Certain pervasive themes reoccur in Hawthorne’s stories. Explain which adult main character goes with each theme in The Scarlet Letter.These include: the individuals isolation from the community;...
Certain pervasive themes reoccur in Hawthorne’s stories. Explain which adult main character goes with each theme in The Scarlet Letter.
These include: the individuals isolation from the community; the influence of the past on the present; the consequence of sin and guilt; and the limitations of self-reliance; the evil of manipulation.
Dimmesdale, Hester, and Chillingworth all relate to the consequences of sin and guilt. Each is suffering in their own way for choices they have made. Hester is shunned for her perceived sin. Chillingsworth becomes increasingly deformed physically and mentally, as he sucks the life from his victim. Dimmesdale grows weaker with every passing day, crippled by his overwhelming guilt for betraying his love and his flock at the same time.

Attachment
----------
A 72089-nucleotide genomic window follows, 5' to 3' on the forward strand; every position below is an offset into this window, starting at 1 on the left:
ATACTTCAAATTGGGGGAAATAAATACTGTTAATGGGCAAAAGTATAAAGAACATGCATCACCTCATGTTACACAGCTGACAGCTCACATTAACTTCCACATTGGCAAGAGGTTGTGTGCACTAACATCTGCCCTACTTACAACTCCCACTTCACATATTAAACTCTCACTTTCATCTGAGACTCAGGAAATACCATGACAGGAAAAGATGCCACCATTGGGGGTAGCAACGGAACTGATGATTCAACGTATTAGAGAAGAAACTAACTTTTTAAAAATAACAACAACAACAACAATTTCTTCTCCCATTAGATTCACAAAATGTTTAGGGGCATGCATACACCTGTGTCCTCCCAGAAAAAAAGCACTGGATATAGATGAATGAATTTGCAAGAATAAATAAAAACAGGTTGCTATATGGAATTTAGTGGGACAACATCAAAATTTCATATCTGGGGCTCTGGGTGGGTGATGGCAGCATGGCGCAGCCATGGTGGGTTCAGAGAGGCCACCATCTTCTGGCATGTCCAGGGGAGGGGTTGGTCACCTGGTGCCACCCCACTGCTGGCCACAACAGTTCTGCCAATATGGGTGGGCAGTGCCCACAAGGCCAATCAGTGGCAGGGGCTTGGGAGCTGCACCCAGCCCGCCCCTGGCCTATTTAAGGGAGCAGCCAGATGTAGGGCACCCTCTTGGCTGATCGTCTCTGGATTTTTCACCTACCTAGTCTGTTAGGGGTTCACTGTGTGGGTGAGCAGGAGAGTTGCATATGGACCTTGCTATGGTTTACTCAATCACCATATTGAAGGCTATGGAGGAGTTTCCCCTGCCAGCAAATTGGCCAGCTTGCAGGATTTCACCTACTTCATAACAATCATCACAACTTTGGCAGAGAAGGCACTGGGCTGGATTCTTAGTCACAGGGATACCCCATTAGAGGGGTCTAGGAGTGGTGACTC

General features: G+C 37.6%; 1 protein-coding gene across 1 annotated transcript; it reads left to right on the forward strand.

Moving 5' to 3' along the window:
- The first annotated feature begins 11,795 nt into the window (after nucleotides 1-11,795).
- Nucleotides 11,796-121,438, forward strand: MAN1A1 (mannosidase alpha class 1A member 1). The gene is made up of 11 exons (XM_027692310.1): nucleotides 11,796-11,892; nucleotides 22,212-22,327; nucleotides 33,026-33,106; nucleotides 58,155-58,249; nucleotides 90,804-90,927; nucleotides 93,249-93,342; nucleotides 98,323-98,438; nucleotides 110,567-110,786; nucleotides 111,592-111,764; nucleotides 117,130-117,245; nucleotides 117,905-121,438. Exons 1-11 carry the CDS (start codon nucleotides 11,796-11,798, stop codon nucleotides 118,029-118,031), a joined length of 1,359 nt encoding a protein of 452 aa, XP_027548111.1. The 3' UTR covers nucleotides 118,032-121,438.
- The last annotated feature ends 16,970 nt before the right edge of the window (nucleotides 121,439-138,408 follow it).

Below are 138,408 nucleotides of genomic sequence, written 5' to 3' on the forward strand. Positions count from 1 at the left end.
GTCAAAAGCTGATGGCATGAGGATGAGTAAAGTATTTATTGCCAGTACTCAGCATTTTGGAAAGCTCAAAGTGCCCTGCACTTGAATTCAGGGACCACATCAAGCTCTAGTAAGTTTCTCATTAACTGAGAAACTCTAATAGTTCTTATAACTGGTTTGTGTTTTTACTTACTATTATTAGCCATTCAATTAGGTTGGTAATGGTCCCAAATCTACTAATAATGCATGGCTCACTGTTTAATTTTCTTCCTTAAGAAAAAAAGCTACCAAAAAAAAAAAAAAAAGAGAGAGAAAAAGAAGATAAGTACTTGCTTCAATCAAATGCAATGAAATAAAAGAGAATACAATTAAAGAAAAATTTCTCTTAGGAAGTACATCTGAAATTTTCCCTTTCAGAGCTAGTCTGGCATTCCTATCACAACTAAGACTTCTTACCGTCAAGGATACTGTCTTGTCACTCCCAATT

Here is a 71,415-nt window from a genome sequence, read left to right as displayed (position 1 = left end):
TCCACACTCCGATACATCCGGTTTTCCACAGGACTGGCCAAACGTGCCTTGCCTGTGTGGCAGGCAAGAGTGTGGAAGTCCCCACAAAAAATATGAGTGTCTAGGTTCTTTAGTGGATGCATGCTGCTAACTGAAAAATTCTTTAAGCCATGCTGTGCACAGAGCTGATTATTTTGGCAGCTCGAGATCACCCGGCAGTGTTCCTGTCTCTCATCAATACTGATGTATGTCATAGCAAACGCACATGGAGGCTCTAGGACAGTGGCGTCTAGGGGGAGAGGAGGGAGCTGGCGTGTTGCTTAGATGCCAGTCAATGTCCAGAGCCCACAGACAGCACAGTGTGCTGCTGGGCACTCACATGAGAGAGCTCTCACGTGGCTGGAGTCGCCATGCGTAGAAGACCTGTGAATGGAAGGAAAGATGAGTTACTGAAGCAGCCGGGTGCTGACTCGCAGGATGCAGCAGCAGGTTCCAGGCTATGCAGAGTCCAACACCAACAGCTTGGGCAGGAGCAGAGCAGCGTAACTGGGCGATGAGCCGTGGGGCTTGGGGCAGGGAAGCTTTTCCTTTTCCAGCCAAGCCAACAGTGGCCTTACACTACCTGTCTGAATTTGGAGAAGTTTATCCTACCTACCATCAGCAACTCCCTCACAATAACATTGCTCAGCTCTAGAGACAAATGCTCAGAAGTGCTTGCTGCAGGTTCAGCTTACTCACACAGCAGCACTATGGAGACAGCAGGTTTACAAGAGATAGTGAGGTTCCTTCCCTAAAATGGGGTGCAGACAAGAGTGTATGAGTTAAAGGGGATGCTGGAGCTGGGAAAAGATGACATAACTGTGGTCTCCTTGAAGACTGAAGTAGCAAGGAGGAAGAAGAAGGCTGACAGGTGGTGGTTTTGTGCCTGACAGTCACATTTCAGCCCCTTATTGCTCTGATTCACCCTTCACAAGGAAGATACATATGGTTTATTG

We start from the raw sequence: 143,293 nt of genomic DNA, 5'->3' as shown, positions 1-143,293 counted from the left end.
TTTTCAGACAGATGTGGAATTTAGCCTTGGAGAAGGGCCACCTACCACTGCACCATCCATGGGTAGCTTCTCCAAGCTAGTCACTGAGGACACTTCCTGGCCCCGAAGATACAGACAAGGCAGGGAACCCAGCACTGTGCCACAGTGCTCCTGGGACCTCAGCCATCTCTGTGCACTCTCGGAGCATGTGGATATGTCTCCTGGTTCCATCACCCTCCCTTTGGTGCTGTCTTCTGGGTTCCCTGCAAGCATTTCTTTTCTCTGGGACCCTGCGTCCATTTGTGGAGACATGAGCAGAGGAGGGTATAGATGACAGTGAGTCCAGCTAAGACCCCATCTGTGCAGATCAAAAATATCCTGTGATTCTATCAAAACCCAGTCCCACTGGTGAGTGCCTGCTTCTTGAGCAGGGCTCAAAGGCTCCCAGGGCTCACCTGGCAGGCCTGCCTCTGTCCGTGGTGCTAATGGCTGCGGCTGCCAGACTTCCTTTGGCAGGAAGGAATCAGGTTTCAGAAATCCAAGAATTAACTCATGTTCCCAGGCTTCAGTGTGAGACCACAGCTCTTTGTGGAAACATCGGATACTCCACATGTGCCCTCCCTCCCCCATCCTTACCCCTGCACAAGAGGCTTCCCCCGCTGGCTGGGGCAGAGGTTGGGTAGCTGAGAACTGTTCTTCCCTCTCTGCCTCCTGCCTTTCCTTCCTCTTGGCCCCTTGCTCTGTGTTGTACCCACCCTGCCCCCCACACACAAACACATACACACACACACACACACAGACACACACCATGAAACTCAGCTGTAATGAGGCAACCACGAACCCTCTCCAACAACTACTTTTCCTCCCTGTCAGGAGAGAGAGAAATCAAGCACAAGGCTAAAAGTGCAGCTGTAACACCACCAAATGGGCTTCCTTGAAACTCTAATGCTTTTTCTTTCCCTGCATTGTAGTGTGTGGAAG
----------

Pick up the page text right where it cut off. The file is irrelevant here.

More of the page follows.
Hester also becomes isolated from her community. She is physically isolated, in that her hut is far from the boundaries of the town, and people give her a wide berth when she walks down the street. She is also isolated spiritually, in that she cannot participate in town religious services, nor pray with others. She is also isolated socially, and lives without friends or kindness.
Chillingsworth is the best example of the evils of manipulation. He is like a psychic vampire, feeding on Dimmesdales' pain and torment, torturing himself in the meantime. Not only does he slowly destroy Dimmesdale, bringing him to his final confession and ultimate death, but he destroys himself as well, falling prey to his own consuming evil.